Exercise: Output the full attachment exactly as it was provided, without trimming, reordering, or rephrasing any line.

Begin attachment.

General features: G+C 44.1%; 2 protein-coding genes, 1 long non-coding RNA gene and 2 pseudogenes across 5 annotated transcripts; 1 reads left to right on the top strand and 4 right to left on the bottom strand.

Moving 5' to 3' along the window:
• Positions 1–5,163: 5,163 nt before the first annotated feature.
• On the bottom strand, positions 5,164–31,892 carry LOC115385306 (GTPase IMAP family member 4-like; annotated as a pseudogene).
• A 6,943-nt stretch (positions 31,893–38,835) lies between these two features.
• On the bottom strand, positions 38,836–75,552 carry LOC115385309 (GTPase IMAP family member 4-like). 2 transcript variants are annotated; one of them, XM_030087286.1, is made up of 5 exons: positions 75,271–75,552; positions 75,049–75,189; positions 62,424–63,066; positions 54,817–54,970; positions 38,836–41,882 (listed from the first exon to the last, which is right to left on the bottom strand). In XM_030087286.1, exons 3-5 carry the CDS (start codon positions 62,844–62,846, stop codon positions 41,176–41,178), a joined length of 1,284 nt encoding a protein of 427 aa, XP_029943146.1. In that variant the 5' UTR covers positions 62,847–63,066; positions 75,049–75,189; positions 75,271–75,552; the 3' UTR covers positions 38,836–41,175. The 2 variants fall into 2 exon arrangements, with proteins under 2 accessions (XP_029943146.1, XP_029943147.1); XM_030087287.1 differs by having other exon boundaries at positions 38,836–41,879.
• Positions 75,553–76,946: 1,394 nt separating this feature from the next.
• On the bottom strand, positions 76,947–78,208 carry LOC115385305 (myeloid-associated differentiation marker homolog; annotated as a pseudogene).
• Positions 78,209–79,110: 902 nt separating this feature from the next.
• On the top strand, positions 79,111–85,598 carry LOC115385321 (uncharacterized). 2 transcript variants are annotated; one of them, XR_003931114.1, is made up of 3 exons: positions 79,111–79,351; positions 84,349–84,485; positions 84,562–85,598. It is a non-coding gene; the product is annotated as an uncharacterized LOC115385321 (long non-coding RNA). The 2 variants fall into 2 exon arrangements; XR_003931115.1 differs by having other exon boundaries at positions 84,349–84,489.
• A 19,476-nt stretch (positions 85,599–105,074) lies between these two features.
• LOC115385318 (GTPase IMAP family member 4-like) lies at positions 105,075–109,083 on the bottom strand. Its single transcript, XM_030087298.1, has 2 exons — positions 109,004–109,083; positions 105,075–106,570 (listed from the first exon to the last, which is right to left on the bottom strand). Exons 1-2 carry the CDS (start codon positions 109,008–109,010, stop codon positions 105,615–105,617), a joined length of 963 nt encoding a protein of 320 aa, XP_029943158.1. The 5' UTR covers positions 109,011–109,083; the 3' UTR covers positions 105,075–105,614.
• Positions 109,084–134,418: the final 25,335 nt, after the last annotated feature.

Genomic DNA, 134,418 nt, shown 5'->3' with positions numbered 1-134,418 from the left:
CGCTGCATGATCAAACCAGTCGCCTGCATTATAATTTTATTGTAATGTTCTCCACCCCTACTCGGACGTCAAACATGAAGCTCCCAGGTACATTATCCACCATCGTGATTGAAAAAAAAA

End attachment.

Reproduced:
General features: G+C 44.1%; 2 protein-coding genes, 1 long non-coding RNA gene and 2 pseudogenes across 5 annotated transcripts; 1 reads left to right on the top strand and 4 right to left on the bottom strand.

Moving 5' to 3' along the window:
• Positions 1–5,163: 5,163 nt before the first annotated feature.
• On the bottom strand, positions 5,164–31,892 carry LOC115385306 (GTPase IMAP family member 4-like; annotated as a pseudogene).
• A 6,943-nt stretch (positions 31,893–38,835) lies between these two features.
• On the bottom strand, positions 38,836–75,552 carry LOC115385309 (GTPase IMAP family member 4-like). 2 transcript variants are annotated; one of them, XM_030087286.1, is made up of 5 exons: positions 75,271–75,552; positions 75,049–75,189; positions 62,424–63,066; positions 54,817–54,970; positions 38,836–41,882 (listed from the first exon to the last, which is right to left on the bottom strand). In XM_030087286.1, exons 3-5 carry the CDS (start codon positions 62,844–62,846, stop codon positions 41,176–41,178), a joined length of 1,284 nt encoding a protein of 427 aa, XP_029943146.1. In that variant the 5' UTR covers positions 62,847–63,066; positions 75,049–75,189; positions 75,271–75,552; the 3' UTR covers positions 38,836–41,175. The 2 variants fall into 2 exon arrangements, with proteins under 2 accessions (XP_029943146.1, XP_029943147.1); XM_030087287.1 differs by having other exon boundaries at positions 38,836–41,879.
• Positions 75,553–76,946: 1,394 nt separating this feature from the next.
• On the bottom strand, positions 76,947–78,208 carry LOC115385305 (myeloid-associated differentiation marker homolog; annotated as a pseudogene).
• Positions 78,209–79,110: 902 nt separating this feature from the next.
• On the top strand, positions 79,111–85,598 carry LOC115385321 (uncharacterized). 2 transcript variants are annotated; one of them, XR_003931114.1, is made up of 3 exons: positions 79,111–79,351; positions 84,349–84,485; positions 84,562–85,598. It is a non-coding gene; the product is annotated as an uncharacterized LOC115385321 (long non-coding RNA). The 2 variants fall into 2 exon arrangements; XR_003931115.1 differs by having other exon boundaries at positions 84,349–84,489.
• A 19,476-nt stretch (positions 85,599–105,074) lies between these two features.
• LOC115385318 (GTPase IMAP family member 4-like) lies at positions 105,075–109,083 on the bottom strand. Its single transcript, XM_030087298.1, has 2 exons — positions 109,004–109,083; positions 105,075–106,570 (listed from the first exon to the last, which is right to left on the bottom strand). Exons 1-2 carry the CDS (start codon positions 109,008–109,010, stop codon positions 105,615–105,617), a joined length of 963 nt encoding a protein of 320 aa, XP_029943158.1. The 5' UTR covers positions 109,011–109,083; the 3' UTR covers positions 105,075–105,614.
• Positions 109,084–134,418: the final 25,335 nt, after the last annotated feature.

Genomic DNA, 134,418 nt, shown 5'->3' with positions numbered 1-134,418 from the left:
CGCTGCATGATCAAACCAGTCGCCTGCATTATAATTTTATTGTAATGTTCTCCACCCCTACTCGGACGTCAAACATGAAGCTCCCAGGTACATTATCCACCATCGTGATTGAAAAAAAAA